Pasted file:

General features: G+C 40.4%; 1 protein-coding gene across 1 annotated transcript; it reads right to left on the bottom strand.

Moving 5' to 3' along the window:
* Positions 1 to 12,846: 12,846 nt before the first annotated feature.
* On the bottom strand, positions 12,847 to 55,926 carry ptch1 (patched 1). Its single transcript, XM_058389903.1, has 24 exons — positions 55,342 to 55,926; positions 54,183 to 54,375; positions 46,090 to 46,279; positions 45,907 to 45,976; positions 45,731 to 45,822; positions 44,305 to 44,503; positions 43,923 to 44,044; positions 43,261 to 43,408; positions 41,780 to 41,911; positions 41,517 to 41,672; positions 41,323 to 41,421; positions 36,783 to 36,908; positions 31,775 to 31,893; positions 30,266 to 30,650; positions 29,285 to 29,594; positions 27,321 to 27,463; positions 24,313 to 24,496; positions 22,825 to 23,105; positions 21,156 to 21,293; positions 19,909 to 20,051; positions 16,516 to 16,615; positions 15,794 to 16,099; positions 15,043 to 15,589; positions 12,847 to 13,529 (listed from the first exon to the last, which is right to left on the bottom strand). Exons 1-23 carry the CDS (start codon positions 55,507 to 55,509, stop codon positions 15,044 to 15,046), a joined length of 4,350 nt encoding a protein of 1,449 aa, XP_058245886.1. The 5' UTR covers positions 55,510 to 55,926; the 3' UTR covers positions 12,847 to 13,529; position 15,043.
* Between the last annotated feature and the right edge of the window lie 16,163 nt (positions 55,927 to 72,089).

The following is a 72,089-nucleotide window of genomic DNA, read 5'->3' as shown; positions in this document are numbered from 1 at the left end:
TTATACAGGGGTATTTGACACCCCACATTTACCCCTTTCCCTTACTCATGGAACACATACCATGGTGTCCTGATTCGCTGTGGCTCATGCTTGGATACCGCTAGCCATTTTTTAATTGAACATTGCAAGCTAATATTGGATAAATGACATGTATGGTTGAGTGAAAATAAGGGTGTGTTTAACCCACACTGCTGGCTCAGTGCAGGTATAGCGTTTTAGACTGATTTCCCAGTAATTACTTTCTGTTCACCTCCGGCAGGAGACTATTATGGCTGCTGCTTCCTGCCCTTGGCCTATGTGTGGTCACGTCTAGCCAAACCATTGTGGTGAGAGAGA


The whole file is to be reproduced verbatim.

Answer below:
General features: G+C 40.4%; 1 protein-coding gene across 1 annotated transcript; it reads right to left on the bottom strand.

Moving 5' to 3' along the window:
* Positions 1 to 12,846: 12,846 nt before the first annotated feature.
* On the bottom strand, positions 12,847 to 55,926 carry ptch1 (patched 1). Its single transcript, XM_058389903.1, has 24 exons — positions 55,342 to 55,926; positions 54,183 to 54,375; positions 46,090 to 46,279; positions 45,907 to 45,976; positions 45,731 to 45,822; positions 44,305 to 44,503; positions 43,923 to 44,044; positions 43,261 to 43,408; positions 41,780 to 41,911; positions 41,517 to 41,672; positions 41,323 to 41,421; positions 36,783 to 36,908; positions 31,775 to 31,893; positions 30,266 to 30,650; positions 29,285 to 29,594; positions 27,321 to 27,463; positions 24,313 to 24,496; positions 22,825 to 23,105; positions 21,156 to 21,293; positions 19,909 to 20,051; positions 16,516 to 16,615; positions 15,794 to 16,099; positions 15,043 to 15,589; positions 12,847 to 13,529 (listed from the first exon to the last, which is right to left on the bottom strand). Exons 1-23 carry the CDS (start codon positions 55,507 to 55,509, stop codon positions 15,044 to 15,046), a joined length of 4,350 nt encoding a protein of 1,449 aa, XP_058245886.1. The 5' UTR covers positions 55,510 to 55,926; the 3' UTR covers positions 12,847 to 13,529; position 15,043.
* Between the last annotated feature and the right edge of the window lie 16,163 nt (positions 55,927 to 72,089).

The following is a 72,089-nucleotide window of genomic DNA, read 5'->3' as shown; positions in this document are numbered from 1 at the left end:
TTATACAGGGGTATTTGACACCCCACATTTACCCCTTTCCCTTACTCATGGAACACATACCATGGTGTCCTGATTCGCTGTGGCTCATGCTTGGATACCGCTAGCCATTTTTTAATTGAACATTGCAAGCTAATATTGGATAAATGACATGTATGGTTGAGTGAAAATAAGGGTGTGTTTAACCCACACTGCTGGCTCAGTGCAGGTATAGCGTTTTAGACTGATTTCCCAGTAATTACTTTCTGTTCACCTCCGGCAGGAGACTATTATGGCTGCTGCTTCCTGCCCTTGGCCTATGTGTGGTCACGTCTAGCCAAACCATTGTGGTGAGAGAGA